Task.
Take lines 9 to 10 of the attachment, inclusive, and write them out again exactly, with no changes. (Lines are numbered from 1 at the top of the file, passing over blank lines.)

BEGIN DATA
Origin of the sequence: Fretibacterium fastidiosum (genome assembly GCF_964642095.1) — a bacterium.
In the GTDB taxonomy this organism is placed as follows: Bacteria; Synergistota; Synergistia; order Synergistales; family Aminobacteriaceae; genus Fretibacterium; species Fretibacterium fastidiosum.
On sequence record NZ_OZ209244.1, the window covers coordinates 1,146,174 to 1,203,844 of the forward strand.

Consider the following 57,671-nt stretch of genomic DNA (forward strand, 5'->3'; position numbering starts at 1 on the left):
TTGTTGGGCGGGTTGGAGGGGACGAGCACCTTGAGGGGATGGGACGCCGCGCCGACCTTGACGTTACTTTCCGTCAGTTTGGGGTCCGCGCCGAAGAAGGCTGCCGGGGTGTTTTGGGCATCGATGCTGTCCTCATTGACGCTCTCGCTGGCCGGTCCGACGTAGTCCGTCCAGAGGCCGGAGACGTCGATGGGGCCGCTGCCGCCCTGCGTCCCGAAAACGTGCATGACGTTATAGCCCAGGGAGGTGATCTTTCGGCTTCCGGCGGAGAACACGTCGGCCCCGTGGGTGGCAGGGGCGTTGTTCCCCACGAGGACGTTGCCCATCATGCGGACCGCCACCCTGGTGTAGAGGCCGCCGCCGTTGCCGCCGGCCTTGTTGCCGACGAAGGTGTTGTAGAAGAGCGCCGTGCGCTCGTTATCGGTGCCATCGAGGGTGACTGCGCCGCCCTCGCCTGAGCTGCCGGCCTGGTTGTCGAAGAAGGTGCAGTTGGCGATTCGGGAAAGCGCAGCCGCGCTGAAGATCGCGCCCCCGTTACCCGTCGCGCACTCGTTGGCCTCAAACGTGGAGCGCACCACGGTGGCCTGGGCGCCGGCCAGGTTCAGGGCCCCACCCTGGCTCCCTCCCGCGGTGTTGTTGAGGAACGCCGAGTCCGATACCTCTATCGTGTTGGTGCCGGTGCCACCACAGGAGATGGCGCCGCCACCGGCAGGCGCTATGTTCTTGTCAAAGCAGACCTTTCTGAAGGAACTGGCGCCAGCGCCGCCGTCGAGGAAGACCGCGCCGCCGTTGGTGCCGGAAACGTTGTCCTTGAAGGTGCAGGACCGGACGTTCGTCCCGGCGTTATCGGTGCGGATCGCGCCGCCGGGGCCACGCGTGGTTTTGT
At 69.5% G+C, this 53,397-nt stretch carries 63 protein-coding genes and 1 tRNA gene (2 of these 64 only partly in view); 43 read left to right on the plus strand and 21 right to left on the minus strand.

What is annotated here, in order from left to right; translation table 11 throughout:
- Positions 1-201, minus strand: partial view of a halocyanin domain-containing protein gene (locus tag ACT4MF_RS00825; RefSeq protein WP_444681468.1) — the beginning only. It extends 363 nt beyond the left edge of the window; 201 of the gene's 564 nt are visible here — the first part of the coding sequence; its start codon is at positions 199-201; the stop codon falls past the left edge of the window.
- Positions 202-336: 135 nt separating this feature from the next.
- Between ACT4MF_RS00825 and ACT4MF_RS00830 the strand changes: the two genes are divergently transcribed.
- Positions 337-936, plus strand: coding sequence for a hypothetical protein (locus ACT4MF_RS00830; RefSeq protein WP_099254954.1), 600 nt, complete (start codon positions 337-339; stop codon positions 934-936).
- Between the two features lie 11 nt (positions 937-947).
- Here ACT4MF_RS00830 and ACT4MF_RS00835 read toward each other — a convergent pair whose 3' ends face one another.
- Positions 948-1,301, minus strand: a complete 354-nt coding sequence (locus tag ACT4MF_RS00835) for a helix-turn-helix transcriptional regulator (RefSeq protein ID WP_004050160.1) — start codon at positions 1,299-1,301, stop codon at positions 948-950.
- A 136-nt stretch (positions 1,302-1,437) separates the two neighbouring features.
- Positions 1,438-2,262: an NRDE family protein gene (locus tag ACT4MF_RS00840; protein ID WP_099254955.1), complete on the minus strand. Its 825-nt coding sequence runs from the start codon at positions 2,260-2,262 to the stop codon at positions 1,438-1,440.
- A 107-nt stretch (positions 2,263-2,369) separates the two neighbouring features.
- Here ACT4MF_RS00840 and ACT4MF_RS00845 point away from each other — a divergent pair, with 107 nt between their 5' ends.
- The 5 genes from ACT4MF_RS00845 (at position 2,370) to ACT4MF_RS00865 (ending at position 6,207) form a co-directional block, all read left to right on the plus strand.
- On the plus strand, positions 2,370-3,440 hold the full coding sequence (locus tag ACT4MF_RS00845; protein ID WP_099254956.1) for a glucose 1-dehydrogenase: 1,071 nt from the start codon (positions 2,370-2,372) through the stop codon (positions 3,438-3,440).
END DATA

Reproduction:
- Positions 202-336: 135 nt separating this feature from the next.
- Between ACT4MF_RS00825 and ACT4MF_RS00830 the strand changes: the two genes are divergently transcribed.